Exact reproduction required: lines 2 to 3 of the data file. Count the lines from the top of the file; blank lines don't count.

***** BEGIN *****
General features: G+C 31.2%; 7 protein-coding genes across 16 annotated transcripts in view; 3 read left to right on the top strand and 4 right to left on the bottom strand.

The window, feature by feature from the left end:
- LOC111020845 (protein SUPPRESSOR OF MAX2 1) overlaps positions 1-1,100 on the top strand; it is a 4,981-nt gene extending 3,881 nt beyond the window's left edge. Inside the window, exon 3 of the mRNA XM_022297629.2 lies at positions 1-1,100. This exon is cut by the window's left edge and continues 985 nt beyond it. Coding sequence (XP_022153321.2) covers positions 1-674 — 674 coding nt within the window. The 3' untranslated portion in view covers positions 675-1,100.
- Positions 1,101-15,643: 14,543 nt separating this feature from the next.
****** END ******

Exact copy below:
The window, feature by feature from the left end:
- LOC111020845 (protein SUPPRESSOR OF MAX2 1) overlaps positions 1-1,100 on the top strand; it is a 4,981-nt gene extending 3,881 nt beyond the window's left edge. Inside the window, exon 3 of the mRNA XM_022297629.2 lies at positions 1-1,100. This exon is cut by the window's left edge and continues 985 nt beyond it. Coding sequence (XP_022153321.2) covers positions 1-674 — 674 coding nt within the window. The 3' untranslated portion in view covers positions 675-1,100.